Quarter of 14-year-old girls in UK have self-harmed, report finds

Sarah Marsh from the Guardian writes:
More than 100,000 children aged 14 in the UK are self-harming, with one in four girls of this age having deliberately hurt themselves, according to a new report.
In figures that show the scale of the mental health crisis affecting young people, the Children’s Survey analysed a survey of 11,000 14-year-olds which found that a quarter of girls and nearly one in 10 boys had self-harmed in a year.
The report also included a survey of children aged 10-17 and their parents across 2,000 households, which found that the issues of most concern to children were school and their appearance.
Nearly a quarter (24%) said they heard jokes or comments about other people’s bodies or looks all the time, while more than a fifth (22%) of those in secondary school said jokes or comments were often made about people’s sexual activity. Both made girls feel much worse about their appearance and less happy with their life as a whole, but this pattern did not apply to boys.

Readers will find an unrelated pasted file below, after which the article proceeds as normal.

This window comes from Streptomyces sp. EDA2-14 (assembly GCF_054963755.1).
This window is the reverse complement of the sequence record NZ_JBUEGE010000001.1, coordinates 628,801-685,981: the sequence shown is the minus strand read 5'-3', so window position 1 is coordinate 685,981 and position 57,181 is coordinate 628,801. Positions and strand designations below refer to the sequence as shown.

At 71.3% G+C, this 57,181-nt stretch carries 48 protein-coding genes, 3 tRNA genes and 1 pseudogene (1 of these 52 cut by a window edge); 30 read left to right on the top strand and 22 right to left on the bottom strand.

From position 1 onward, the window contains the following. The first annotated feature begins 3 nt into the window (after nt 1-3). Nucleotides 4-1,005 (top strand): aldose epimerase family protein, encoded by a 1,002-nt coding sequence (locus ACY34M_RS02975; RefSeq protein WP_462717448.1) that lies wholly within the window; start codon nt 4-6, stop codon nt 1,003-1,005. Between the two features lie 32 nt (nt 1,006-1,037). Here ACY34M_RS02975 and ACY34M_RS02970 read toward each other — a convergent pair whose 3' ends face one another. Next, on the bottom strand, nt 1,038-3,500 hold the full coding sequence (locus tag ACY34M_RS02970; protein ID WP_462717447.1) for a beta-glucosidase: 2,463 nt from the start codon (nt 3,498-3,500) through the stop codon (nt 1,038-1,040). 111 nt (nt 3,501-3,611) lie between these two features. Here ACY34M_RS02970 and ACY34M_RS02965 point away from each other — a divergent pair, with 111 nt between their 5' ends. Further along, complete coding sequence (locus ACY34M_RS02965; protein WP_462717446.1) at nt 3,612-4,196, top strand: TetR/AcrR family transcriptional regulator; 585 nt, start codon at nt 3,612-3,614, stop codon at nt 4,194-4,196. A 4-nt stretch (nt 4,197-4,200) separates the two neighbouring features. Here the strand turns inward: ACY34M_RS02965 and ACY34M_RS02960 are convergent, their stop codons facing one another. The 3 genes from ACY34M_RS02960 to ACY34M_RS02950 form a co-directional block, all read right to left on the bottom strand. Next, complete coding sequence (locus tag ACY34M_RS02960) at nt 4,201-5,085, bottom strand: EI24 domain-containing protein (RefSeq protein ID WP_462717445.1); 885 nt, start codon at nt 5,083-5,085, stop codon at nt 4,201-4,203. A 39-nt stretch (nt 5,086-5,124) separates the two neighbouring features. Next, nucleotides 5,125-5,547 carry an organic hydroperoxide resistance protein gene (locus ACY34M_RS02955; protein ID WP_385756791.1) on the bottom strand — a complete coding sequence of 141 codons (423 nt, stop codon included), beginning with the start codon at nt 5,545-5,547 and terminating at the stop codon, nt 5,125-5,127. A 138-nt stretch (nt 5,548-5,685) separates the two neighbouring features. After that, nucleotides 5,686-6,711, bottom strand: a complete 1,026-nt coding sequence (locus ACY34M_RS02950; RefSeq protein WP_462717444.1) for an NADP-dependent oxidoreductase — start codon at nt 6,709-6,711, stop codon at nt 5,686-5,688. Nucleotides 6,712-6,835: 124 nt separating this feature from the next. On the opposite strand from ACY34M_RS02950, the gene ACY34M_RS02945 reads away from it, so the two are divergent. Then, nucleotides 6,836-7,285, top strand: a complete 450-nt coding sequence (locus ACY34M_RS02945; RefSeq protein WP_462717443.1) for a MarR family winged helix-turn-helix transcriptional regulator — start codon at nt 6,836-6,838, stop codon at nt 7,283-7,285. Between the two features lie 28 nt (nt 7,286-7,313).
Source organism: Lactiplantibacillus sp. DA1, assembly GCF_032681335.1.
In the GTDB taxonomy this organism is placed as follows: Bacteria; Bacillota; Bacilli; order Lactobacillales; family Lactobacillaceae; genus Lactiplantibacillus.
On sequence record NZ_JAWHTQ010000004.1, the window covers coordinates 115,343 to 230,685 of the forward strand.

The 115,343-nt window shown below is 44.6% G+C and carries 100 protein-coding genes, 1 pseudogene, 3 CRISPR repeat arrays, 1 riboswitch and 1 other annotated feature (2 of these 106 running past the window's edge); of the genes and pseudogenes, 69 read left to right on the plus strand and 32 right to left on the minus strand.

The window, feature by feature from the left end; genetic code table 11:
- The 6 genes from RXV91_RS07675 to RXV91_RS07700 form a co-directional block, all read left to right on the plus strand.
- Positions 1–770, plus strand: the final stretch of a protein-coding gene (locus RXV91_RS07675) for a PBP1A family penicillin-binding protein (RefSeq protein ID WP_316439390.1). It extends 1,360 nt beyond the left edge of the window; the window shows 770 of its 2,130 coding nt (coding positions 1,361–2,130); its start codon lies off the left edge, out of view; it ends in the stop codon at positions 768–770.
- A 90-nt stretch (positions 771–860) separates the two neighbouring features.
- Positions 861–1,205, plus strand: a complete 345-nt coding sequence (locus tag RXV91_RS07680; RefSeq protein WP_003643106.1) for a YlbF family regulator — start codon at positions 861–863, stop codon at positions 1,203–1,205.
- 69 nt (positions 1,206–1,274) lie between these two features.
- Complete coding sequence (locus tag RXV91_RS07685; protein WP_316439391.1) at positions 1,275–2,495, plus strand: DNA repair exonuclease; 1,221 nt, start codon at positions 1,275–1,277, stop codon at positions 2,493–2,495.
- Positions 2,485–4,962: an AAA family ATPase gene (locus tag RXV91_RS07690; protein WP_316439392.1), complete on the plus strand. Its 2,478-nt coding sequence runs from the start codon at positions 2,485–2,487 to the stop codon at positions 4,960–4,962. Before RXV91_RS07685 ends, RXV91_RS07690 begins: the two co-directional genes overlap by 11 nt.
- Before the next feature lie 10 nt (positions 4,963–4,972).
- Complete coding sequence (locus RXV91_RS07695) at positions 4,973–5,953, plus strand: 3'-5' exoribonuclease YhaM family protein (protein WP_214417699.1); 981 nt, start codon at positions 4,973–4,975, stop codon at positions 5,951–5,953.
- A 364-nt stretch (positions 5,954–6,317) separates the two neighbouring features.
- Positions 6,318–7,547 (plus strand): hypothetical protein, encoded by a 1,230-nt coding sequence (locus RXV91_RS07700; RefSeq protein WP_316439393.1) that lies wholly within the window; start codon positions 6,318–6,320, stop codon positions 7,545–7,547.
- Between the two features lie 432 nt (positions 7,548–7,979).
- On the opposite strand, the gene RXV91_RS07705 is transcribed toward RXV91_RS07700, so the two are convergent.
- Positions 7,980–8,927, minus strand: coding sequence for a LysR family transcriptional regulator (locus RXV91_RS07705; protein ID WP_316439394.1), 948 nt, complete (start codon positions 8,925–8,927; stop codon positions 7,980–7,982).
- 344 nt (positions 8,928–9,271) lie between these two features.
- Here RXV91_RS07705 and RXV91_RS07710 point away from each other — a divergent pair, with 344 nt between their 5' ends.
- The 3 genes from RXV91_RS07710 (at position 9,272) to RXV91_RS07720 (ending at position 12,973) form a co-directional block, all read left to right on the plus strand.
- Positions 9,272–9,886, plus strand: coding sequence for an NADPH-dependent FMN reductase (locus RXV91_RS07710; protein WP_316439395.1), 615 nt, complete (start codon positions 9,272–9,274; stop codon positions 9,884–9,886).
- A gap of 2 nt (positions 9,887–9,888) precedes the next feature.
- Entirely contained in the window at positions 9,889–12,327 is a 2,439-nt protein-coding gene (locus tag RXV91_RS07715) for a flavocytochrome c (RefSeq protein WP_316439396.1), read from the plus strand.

The Children’s Society report suggested that both boys and girls can be harmed by gender stereotypes and the pressure to live up to them. Children said they felt under pressure from friends to be good-looking, but those who felt boys should be tough and girls should have nice clothes were least happy with life.

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